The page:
How Food Can Help the Defiant Child
By JoAnn Ridout, MPH, RD, LD
January 20, 2015
Does your child act out? Do you hear more negative feedback from your child’s teacher than you would like? Have you ever wondered if healthier food choices would help to change your child’s behavior?
It always surprises me when working on meal plans with school-aged children or teens that many go 4-5 hours without a break at school. When your child goes for long periods of time without eating, increased anxiety, irritability, or even a panic attack can occur. You can’t change the school schedule, but you can make sure you send the best foods possible to help your kids get through the day on their best behavior.
Start at home with a good breakfast
Be sure to start your kids off with a high-protein breakfast. Here are some healthy breakfast ideas:
- Start out the day with scrambled eggs (protein) cooked in butter (fat) and a serving of hash browns (carb) or you could make deviled eggs the night before to make the morning rush a little easier.
- Try a Protein Shake. Whey protein powder is a great way to increase happy, calm moods, before heading out the door or on the drive to school.
- Make an egg bake: Simply substitute hash brown potatoes for the bread that is usually in an egg bake recipe. That meal will include eggs and sausage (proteins), potato and veggies (carbs), and cream (healthy fat).
Keep the good-behavior-momentum going with a balanced lunch
At Nutritional Weight & Wellness, we recommend eating PFC (protein, fats and carbs) in balance. That is exactly what is needed to de-escalate any defiant behavior your child is exhibiting. Some lunch ideas your child may enjoy are these:
- A turkey roll-up: 3-4 oz. nitrate-free deli turkey (protein) with cream cheese (fat) and a pickle (carb). Add pea pods, sliced carrots, cucumbers and a sliced apple (carbs) and peanut butter or almond butter (fat) on the side.
- Wild Rice Meatballs: 3-4 oz. of meatballs (protein) served with cherry tomatoes, bell peppers and celery (carbs), and a small banana (carb) with peanut or almond butter (fat).
- Homemade chicken nuggets (protein) served with raw broccoli, cauliflower, baby carrots (carbs) and Lil Dipper (fat).
Healthy fats and carbohydrates help to stabilize blood sugar, and the protein will help the carbohydrates digest more slowly to have longer lasting positive moods. Whatever combination you send to school with your child, always be sure to include all three elements of a balanced lunch: protein, carbohydrates and fat. (Want more ideas? Check out these 3 Easy School Lunch Ideas).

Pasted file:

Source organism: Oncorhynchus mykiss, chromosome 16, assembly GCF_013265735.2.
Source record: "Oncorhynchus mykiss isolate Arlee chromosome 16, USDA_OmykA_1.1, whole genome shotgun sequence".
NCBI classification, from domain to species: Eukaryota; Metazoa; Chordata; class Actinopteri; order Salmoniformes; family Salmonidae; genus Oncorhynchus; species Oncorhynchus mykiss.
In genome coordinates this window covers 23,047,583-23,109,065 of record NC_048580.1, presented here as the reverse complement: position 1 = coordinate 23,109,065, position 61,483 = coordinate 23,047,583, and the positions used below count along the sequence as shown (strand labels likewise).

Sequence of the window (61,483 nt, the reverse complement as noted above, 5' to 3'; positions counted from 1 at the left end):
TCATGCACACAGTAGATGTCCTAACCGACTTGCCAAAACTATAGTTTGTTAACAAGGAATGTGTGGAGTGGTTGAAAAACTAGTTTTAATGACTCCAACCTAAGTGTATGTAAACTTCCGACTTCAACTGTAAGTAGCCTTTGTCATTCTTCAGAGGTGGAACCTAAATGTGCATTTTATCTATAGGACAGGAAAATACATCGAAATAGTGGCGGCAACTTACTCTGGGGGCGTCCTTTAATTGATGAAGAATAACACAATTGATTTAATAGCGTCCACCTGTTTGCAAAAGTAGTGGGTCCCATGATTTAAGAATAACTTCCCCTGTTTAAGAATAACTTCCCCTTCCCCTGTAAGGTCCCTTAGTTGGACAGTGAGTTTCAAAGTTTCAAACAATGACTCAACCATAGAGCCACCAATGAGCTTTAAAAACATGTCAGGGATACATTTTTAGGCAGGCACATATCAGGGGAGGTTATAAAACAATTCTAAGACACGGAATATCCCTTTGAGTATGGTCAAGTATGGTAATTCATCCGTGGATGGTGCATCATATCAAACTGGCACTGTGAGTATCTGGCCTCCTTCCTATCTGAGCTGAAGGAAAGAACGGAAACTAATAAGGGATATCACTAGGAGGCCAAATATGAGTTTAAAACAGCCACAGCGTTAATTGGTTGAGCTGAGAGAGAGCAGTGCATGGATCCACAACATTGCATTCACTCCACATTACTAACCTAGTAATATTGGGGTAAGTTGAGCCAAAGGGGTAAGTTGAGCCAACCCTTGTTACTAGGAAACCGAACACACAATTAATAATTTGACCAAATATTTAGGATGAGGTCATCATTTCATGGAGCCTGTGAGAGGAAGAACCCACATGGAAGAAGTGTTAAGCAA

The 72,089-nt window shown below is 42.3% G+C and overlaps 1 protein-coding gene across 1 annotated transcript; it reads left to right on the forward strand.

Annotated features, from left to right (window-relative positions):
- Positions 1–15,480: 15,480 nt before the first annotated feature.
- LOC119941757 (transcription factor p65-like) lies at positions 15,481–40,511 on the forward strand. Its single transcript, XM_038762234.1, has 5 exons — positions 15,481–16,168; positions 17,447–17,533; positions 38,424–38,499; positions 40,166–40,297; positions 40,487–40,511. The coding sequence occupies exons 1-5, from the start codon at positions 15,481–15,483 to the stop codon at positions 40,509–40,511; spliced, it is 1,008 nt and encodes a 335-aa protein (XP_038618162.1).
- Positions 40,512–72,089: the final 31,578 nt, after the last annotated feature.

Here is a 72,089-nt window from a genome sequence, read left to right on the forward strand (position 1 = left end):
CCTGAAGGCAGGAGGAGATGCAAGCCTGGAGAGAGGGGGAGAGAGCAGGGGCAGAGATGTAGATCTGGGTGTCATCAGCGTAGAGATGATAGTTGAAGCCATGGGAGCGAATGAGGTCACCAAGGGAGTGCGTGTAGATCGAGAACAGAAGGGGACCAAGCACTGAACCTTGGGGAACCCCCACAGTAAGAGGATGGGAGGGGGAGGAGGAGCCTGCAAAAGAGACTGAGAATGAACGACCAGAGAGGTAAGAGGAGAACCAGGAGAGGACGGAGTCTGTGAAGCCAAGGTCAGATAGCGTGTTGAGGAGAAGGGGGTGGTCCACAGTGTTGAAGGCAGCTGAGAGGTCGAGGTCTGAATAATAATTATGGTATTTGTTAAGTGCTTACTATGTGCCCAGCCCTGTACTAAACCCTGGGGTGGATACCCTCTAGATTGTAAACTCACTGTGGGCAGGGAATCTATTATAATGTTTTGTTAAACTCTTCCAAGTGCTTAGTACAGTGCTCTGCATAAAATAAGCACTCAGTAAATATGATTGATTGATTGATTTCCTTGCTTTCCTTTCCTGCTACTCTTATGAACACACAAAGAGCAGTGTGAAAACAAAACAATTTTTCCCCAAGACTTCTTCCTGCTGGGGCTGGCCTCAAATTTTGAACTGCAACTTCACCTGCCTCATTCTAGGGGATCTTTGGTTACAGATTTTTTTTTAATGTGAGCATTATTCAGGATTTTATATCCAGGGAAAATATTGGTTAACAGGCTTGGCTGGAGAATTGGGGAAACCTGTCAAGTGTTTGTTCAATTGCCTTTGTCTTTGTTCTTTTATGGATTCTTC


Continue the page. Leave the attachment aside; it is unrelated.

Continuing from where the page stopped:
Snacks will help, too
Send your child to school with snacks that include protein, along with carbohydrates and healthy fats. Here are some healthy snack ideas:
- A nitrate-free beef stick (protein), a clementine (carb) and nuts (fat).
- A hard-boiled egg (protein) and a small apple (carb) with nut butter (fat).
- A cheese stick (protein), carrot sticks (carb) and olives (fat).
- A quality protein bar can be a good snack. Be sure to avoid bars with soy protein and artificial sweeteners.
- Any of the lunch suggestions in a small portion work for snacks, too.
A lunch bag with a freezer pack may be required for some of these ideas.
Other ways you can help improve your child’s behavior:
- Stay away from candy, pastries, and high-sugar snacks with artificial flavors and food dyes.
- Avoid convenience foods made with nitrates, nitrites and MSG.
- Avoid juice and energy drinks which often contain sugar, caffeine, aspartame and sucralose.
Often the convenience foods we grab contain sugar and gluten which are stressful for the brain. These simple carbohydrate foods raise the blood glucose quickly, followed by a quick blood sugar drop that can cause anxiety and depression and can exacerbate behavior. Energy drinks are also bad for the brain and can lead to anxiety, a lack of focus and acting out.
Do your best to have your child avoid eating foods containing these ingredients, and you’ll be amazed at the changes you’ll see in behavior.
Need more help?
If you are struggling with your child’s behavior, consider making an appointment with a nutrition counselor to help you with a customized plan for meals, snacks and supplements to help you and your child get the most out of the school day!
For more information on this topic, listen to our January 17 podcast: How Food Can Help the Defiant Child.